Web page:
17 Things To Know Before Getting A Parrot

Are you ready to get a parrot? Have you researched before getting a parrot? Do not be like other people who impulsively buy a bird and then regret it because they cannot handle the little thing.

There are many reasons to get a parrot, but there are many reasons why you should not get a parrot. Let us go through 17 things to know before getting a parrot, and then you can decide whether to get yourself a parrot or not. Here we go.

17 Things to know before getting a parrot

Some people rush out and buy parrots without thinking. Just because a bird is colorful and seems cheerful to you, does not mean you should bring it home. Here are 17 important things to know before getting a parrot.

Parrots need proper daily care

Parrots need good daily upkeep. The amount of care required and the complexity of the upkeep, often drive the owners crazy. Parrots are needy birds. They need a great deal of attention from you every day. This is not possible for many people. They can’t handle it and wish they wouldn’t have bought the parrot.

Parrots need time and affection

Parrots need the owner to accompany them. Parrots do not like when they are held up in their cages. They are highly social birds and need some time outside their cages to interact with people around them, especially their owners. So if you don’t have time to play with your parrot, then maybe you should consider getting a much less demanding pet.

parrots need daily care

Parrots are noisy

If you are a person having a low tolerance for noise, then definitely a parrot isn’t the best choice for you at all. Parrots are very noisy.

They sing, scream, and talk all the time. Yes, even in the middle of the night. They even squawk.

Smaller parrots are even louder than larger ones. And owners with sensitive neighbors or living in a small apartment should rethink buying a parrot.

Parrots are messy

Parrots are very messy when it comes to their food.

Parrots living in the wild are free to be picky about what they eat. They eat what they get, and if they don’t like it, the food meets the ground. But when you own a parrot, the food meets your floor.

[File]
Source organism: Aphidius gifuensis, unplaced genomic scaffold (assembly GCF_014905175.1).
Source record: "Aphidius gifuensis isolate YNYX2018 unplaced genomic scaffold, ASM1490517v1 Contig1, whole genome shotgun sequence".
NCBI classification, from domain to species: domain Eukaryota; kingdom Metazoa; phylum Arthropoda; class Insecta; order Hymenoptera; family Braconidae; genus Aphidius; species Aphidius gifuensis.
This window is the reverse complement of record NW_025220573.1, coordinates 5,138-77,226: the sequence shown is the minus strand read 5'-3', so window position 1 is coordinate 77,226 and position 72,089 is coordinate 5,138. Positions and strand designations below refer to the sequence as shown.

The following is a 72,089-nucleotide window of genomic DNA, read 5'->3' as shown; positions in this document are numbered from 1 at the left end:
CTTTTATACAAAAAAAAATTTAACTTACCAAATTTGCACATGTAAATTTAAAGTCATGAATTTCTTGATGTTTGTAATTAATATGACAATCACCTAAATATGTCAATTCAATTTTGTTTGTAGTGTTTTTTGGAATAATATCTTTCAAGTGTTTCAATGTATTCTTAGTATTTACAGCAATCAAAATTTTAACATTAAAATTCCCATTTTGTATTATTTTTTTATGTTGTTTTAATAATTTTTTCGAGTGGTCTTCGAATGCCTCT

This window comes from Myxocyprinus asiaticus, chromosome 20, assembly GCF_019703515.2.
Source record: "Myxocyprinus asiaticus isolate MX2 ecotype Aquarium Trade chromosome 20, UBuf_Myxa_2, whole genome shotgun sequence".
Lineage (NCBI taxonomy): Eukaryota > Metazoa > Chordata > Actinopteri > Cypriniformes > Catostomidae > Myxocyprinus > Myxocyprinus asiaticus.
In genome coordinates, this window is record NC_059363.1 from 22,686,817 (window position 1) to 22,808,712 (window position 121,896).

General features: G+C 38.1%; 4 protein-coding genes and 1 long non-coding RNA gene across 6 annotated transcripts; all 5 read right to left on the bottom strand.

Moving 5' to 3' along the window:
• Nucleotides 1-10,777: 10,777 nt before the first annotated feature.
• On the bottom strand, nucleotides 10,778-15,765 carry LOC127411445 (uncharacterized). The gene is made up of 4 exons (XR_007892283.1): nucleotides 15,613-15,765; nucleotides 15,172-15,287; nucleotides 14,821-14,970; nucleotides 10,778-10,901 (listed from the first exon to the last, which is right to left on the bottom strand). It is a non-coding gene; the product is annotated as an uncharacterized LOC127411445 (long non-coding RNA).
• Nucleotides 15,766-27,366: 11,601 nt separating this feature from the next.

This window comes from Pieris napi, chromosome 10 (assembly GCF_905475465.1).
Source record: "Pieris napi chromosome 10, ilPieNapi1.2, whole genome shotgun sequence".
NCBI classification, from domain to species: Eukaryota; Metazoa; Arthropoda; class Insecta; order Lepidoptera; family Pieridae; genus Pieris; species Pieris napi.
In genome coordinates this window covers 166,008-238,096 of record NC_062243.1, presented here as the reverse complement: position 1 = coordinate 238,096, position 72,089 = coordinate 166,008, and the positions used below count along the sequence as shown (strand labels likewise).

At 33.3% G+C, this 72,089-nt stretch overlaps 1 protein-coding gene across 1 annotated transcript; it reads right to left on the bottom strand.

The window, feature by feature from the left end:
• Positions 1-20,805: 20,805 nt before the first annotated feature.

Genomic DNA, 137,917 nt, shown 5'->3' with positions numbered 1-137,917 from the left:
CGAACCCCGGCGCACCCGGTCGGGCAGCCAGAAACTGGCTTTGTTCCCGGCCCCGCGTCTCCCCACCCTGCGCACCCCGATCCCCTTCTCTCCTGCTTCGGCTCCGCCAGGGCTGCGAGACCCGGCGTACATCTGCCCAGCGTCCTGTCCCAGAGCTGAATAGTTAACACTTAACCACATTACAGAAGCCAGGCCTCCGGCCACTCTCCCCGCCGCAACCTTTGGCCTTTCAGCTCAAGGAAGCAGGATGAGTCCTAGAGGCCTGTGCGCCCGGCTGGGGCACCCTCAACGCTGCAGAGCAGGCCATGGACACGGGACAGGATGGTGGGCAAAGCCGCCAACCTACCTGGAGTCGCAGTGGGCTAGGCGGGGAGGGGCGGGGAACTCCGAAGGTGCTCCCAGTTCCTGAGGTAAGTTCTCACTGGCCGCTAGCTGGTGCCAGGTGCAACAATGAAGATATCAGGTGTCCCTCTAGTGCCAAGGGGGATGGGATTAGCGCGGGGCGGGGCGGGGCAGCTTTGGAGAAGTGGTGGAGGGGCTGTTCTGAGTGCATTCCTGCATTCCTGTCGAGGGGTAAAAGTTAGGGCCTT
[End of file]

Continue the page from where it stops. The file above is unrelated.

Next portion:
Creating a mess is their eating habit. They chew half of their meal and throw the rest either on the cage bottom or on your floor. Sometimes the food can even meet the walls!

But being messy does not just refer to food; the larger birds even tear toys and shred them to pieces creating a massive mess for you to clean. Think again before getting yourself in this mess.

Parrots are not easy to be trained

You see, parrots are wild birds. Parrots do not have to listen to anyone, but when they become your pet, you want them to listen to you. Their behavior is not typically the obeying type.

They are stubborn and tend to do whatever they want and when they want. While you can teach them some tricks, it is not sure that they will act like domesticated dogs.

Parrots require a lot of space

Parrots are small, but their needs are significant, including a large amount of space. Large cages are a must for parrots.

With that, they require a roaming space, where they can fly around without getting in the owner’s way. So if you live in a small apartment, you shouldn’t get a parrot.

Taking care of parrots is a full-time job

Taking care of parrots is known to be a full-time job. They need attention, care, time, and someone to handle their many tantrums as well.

If you work for 8-10 hours a day, then you may reconsider your thought “Should I get a parrot?”. No, you shouldn’t.

While most parrots can be left alone for 8 hours, it is best not to leave them for so long if you want to be a good pet owner. And trust me; your care and time are worthwhile for this lovely creature.

Parrots are emotional little birds

Parrots are very passionate and moody. They can be excited one second and angry the next.

If you can’t give them a sufficient amount of attention and time, they might be upset and mad at you. And they don’t hesitate to let you know what they are feeling.

If they are mad, you will be aware of it. When it comes to positive emotions, parrots become very excited when they love you.